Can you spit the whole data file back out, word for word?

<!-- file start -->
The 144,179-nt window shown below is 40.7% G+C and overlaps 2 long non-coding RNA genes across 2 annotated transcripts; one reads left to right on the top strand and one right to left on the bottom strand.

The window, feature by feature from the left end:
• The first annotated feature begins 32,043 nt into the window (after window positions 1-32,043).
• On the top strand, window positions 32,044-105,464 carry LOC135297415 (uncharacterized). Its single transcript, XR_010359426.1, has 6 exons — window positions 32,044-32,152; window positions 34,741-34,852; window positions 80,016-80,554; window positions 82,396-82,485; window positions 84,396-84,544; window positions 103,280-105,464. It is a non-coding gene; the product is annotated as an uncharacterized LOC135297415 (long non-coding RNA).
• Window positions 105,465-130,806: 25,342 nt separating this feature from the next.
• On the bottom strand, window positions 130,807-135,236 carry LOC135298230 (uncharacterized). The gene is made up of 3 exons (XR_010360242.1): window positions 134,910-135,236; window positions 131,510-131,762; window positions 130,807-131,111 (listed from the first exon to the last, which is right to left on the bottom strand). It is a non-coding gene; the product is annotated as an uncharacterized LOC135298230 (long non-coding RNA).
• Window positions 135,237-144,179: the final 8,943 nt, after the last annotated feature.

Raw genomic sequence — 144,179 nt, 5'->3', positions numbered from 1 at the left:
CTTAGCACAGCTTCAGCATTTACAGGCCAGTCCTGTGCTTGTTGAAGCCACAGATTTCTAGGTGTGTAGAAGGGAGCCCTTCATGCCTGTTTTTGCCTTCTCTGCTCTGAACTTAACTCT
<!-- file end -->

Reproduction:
The 144,179-nt window shown below is 40.7% G+C and overlaps 2 long non-coding RNA genes across 2 annotated transcripts; one reads left to right on the top strand and one right to left on the bottom strand.

The window, feature by feature from the left end:
• The first annotated feature begins 32,043 nt into the window (after window positions 1-32,043).
• On the top strand, window positions 32,044-105,464 carry LOC135297415 (uncharacterized). Its single transcript, XR_010359426.1, has 6 exons — window positions 32,044-32,152; window positions 34,741-34,852; window positions 80,016-80,554; window positions 82,396-82,485; window positions 84,396-84,544; window positions 103,280-105,464. It is a non-coding gene; the product is annotated as an uncharacterized LOC135297415 (long non-coding RNA).
• Window positions 105,465-130,806: 25,342 nt separating this feature from the next.
• On the bottom strand, window positions 130,807-135,236 carry LOC135298230 (uncharacterized). The gene is made up of 3 exons (XR_010360242.1): window positions 134,910-135,236; window positions 131,510-131,762; window positions 130,807-131,111 (listed from the first exon to the last, which is right to left on the bottom strand). It is a non-coding gene; the product is annotated as an uncharacterized LOC135298230 (long non-coding RNA).
• Window positions 135,237-144,179: the final 8,943 nt, after the last annotated feature.

Raw genomic sequence — 144,179 nt, 5'->3', positions numbered from 1 at the left:
CTTAGCACAGCTTCAGCATTTACAGGCCAGTCCTGTGCTTGTTGAAGCCACAGATTTCTAGGTGTGTAGAAGGGAGCCCTTCATGCCTGTTTTTGCCTTCTCTGCTCTGAACTTAACTCT